WASHINGTON – The Pentagon will fall far short of its goal of sending 3,500 lifesaving armored vehicles to Iraq by the end of the year. Instead, officials expect to send about 1,500.
Pentagon press secretary Geoff Morrell said Wednesday that while defense officials still believe contractors will build about 3,900 of the mine-resistant, armor-protected vehicles by year's end, it will take longer for the military to fully equip them and ship them to Iraq.
"Production is on pace, the issue is delivery," he said, adding that the lag is a disappointment and the Defense Department is still committed to getting as many of the vehicles to the war as quickly as possible.
The vehicles — known as MRAPs — have a special V-shaped hull that provides greater protection against roadside bombs. According to the military, no troops have been killed while riding in one.
Once the MRAPs are built, the military installs necessary military equipment — such as radios and radar — then sends them to Iraq. Right now that process is taking about 50 days, but officials hope to shorten that to a little more than a month.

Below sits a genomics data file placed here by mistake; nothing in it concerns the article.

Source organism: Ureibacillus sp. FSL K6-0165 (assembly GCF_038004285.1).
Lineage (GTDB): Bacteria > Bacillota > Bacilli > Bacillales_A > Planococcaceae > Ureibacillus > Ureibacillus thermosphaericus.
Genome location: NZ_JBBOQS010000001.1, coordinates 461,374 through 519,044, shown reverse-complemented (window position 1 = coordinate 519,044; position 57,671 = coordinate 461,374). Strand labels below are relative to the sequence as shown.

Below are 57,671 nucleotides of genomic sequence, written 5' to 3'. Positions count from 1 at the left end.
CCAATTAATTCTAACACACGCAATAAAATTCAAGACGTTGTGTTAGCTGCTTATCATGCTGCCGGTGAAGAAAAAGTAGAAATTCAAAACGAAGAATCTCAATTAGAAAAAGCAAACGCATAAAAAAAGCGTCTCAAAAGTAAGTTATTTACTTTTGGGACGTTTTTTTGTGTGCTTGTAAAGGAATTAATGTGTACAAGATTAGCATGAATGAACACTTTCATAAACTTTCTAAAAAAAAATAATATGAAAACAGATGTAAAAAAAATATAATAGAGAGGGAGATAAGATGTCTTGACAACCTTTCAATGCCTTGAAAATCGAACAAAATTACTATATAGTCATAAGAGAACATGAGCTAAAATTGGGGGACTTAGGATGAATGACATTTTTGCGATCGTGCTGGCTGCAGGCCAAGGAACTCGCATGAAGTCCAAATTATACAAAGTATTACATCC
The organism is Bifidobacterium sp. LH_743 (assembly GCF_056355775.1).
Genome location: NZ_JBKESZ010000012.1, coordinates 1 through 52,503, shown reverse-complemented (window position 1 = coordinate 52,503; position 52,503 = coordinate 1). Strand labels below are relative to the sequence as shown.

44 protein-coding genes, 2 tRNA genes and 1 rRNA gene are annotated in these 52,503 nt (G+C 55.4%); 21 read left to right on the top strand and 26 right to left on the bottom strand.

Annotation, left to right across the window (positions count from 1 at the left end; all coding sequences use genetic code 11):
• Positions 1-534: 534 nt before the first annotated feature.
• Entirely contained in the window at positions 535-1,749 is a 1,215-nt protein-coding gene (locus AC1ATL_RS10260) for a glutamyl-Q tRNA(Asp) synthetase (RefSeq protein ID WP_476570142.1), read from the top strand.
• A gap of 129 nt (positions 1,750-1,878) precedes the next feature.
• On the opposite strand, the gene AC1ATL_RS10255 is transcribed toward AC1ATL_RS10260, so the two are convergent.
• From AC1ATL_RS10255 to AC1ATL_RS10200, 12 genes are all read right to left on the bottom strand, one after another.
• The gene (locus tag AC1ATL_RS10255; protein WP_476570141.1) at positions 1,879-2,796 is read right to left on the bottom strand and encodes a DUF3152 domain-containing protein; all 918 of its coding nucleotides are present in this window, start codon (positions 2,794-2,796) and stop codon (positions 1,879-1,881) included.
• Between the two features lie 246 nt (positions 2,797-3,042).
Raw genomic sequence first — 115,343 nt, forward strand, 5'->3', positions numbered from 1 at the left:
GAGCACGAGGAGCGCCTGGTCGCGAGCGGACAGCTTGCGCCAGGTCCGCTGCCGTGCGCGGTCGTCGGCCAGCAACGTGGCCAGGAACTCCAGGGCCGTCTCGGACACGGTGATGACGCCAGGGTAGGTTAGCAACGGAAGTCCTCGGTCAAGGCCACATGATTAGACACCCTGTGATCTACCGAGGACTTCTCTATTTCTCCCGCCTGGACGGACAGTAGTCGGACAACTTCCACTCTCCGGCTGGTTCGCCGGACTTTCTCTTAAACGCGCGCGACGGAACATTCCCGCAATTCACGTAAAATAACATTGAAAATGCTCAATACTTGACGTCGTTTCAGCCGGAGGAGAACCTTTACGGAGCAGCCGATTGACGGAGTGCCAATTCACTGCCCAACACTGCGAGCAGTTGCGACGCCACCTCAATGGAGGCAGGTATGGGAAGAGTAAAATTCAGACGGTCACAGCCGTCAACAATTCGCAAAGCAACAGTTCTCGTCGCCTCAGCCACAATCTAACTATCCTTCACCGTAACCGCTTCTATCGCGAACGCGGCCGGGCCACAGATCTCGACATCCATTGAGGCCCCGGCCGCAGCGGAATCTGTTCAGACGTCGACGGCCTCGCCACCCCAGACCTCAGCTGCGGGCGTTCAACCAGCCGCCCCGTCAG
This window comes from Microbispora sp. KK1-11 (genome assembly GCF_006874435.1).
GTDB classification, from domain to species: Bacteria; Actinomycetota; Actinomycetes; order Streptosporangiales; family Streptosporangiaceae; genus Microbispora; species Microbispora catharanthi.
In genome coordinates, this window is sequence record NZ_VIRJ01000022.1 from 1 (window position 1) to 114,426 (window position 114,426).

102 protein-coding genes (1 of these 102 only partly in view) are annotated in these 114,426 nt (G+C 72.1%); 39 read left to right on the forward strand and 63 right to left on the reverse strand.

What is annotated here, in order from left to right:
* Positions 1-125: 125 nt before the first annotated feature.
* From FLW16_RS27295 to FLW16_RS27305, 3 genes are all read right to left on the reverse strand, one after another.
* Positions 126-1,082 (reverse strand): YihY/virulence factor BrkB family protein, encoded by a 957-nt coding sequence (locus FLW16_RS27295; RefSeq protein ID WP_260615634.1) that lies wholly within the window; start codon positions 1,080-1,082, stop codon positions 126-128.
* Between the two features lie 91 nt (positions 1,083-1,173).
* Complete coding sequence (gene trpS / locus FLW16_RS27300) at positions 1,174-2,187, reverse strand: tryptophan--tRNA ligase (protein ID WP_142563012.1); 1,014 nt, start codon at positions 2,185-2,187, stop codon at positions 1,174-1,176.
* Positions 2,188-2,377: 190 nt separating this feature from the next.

Still, Morrell said that many of the MRAPs produced in November and December won't get to Iraq before the end of the year. He said getting 3,500 to the forces in Iraq by year's end was an "ambitious goal" but the revised estimate of 1,500 is more realistic now.
Currently many of the MRAPs are being flown to the Middle East, in an effort to get them into Iraq more quickly. But as production rates increase, the Pentagon is likely to send them by ship — which takes longer but is less expensive and can deliver many more at one time.
The contractors are Stewart and Stevenson Tactical Vehicle System LP, a division of Armor Holdings Inc.; BAE Systems Plc; Force Protection Industries Inc.; General Dynamics Corp.; and Navistar International Corp.'s subsidiary International Military and Government LLC.
Earlier this year, production was a problem in the Pentagon's struggle to get more MRAPs to Iraq. In a late June report, the Defense Department's inspector general found that the Pentagon awarded contracts for the vehicles to companies that failed to produce them on time, despite knowing that there were other contractors who could have supplied some more quickly. Force Protection Industries was one of the companies in the report noted for delays.
The report concluded that those earlier problems "resulted in increased risk to the lives of soldiers."